“What made me do it to try those risky drop shots?” King said. “Pure desperation, I guess.
“Will I continue to do this, and is it a goal of mine to still play and win titles in the over-90 category? I honestly don’t know,” King said. “It’s not easy. I often I ask myself, Why do I keep torturing myself like this? After the inevitable injuries, it takes longer and longer to heal. But I am sort of a masochist, I just love the game, I love doing it, and the tournaments are wonderful, even though a lot of the people I used to play with are now gone.
“Also, I have three titles to defend in Europe – in Barcelona, Spain, and two places in Germany, one of them Baden-Baden – where I get nice free housing in five-star hotels just for showing up as the defending champion,” said King.
At age 87, King said he has lost a lot of upper body strength in his shoulders and he can no longer depend on a powerful service. His main asset now is his quickness. “Ironically, I can still run like a deer,” King said, “and the knee replacement operations actually helped me, because nothing can hurt me there anymore.”
Among his 43 titles, King says his most memorable were the first, in 1981, in Buenos Aires, in the 47-48 category – when no one had ever heard of him and he won all four matches, some of them over former professionals or Davis Cuppers from Britain, Italy and France – and his title in 2004 in 70-and-over category, when he and his wife Yvonne, known to all as “Boots,” became the first husband-and-wife couple to win separate world titles in the same year.
King Van Nostrand is originally from Long Island. He studied at Cortland State, part of the New York state university system, where he met Boots when they sat next to each other in their senior year. They have been married for 67 years now.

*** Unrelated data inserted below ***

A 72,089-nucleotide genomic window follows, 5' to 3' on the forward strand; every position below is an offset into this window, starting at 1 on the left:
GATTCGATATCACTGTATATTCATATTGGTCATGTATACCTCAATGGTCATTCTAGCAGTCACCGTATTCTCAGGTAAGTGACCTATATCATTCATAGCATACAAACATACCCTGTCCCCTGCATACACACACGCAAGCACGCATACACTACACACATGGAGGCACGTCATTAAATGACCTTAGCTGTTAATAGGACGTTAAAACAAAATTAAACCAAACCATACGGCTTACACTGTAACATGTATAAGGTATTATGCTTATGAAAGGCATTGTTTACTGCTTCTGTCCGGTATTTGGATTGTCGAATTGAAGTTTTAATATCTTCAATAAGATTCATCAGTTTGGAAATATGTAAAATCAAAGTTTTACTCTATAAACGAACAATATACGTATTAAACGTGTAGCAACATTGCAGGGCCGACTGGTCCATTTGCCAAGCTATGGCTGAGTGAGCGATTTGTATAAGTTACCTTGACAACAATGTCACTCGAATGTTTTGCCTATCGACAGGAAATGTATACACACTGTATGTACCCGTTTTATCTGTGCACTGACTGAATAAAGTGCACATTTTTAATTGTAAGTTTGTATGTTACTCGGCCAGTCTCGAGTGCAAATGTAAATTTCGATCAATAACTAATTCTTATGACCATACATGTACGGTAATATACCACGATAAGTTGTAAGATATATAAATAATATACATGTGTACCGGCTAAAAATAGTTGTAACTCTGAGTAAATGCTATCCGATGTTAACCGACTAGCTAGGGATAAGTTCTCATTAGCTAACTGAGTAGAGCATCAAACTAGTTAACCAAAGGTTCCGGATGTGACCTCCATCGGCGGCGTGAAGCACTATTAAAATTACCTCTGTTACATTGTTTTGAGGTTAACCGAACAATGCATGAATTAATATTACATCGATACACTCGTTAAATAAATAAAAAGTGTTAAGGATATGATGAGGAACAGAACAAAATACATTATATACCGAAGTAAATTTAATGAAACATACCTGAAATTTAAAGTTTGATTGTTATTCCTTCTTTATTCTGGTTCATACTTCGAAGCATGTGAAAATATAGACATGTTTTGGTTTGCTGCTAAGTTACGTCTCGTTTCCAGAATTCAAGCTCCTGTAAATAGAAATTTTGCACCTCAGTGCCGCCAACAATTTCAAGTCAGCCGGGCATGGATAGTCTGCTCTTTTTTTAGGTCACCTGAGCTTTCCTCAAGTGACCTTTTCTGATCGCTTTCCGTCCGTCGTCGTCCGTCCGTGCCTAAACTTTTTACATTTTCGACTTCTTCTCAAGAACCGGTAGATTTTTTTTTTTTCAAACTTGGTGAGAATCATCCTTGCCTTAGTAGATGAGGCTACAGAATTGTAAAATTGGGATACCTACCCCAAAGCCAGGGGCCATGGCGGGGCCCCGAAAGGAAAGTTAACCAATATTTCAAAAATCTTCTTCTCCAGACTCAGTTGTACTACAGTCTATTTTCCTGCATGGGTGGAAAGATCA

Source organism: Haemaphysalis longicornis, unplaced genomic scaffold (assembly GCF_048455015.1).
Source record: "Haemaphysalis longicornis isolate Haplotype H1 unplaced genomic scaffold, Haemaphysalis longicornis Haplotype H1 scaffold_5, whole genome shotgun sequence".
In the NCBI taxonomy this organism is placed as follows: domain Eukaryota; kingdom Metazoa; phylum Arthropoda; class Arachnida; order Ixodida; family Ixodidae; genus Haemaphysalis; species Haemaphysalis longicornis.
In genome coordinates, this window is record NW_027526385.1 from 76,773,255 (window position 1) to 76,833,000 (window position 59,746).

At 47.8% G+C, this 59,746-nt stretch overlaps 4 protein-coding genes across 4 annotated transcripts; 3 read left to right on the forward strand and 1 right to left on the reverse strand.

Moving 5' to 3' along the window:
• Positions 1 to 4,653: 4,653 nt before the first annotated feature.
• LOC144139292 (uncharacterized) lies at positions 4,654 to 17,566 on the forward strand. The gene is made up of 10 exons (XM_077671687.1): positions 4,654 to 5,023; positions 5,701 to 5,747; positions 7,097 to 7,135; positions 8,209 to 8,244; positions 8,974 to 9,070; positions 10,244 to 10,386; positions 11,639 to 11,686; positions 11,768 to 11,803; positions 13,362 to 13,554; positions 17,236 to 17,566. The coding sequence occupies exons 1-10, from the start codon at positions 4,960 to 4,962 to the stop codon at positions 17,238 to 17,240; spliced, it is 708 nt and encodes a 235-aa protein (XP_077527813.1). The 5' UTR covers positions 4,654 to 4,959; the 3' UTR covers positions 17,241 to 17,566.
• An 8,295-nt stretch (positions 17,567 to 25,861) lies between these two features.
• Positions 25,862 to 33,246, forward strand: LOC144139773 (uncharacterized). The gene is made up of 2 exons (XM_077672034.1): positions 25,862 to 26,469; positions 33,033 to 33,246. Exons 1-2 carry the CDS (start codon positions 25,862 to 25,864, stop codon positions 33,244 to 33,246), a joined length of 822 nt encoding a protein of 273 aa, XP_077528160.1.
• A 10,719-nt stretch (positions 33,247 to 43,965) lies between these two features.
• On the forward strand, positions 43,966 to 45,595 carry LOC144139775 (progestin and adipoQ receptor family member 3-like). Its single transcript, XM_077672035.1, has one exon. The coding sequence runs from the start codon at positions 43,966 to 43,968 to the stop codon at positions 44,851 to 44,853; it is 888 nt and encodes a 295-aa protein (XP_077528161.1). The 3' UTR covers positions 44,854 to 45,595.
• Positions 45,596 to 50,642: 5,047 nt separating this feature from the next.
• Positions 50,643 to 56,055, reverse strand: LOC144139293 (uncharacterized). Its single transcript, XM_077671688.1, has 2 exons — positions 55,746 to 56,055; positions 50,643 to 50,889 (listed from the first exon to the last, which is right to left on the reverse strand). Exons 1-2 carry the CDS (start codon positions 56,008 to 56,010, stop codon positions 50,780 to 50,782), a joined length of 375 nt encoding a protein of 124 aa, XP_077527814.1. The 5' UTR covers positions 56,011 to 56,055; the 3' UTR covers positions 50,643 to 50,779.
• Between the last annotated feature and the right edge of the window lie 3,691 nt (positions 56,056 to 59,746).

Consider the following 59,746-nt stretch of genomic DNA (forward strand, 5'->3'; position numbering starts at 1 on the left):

After he spent three years in the U.S. Navy, he and Boots became teachers on Long Island. At one point, he might have been good enough to play tennis for a living, but by the time tennis entered the so-called “Open Era” with professionals allowed to make money, King was in his mid-30s. Too old for the tour.
Boots quit her teaching job and became a full-time homemaker after her first pregnancy. The couple went on to have four children. All of them got into tennis and obtained college scholarships for tennis, and two of them became professionals. “We never pushed them into tennis,” King says. “We just tried to be a good example to them, but they all wanted to do it.
The Van Nostrands first bought a home at Grand Harbor in 1998 as an eventual retirement property.
After 9/11 they became concerned about being able to get out of New York if anything else should happen. They also became less and less enchanted with cold weather, so they sold their home in New York and moved to Vero Beach full-time – and began traveling the world in search of more tennis titles.
For a period of seven years, both King and Boots played on a German summer club tennis team that provided them with free transportation, a luxury car, a nice house and other amenities.
“They treated us very nicely over there,” King recalled. “I’m kind of ashamed to admit that we didn’t learn much German. It’s not that we didn’t want to, but everyone spoke such perfect English.”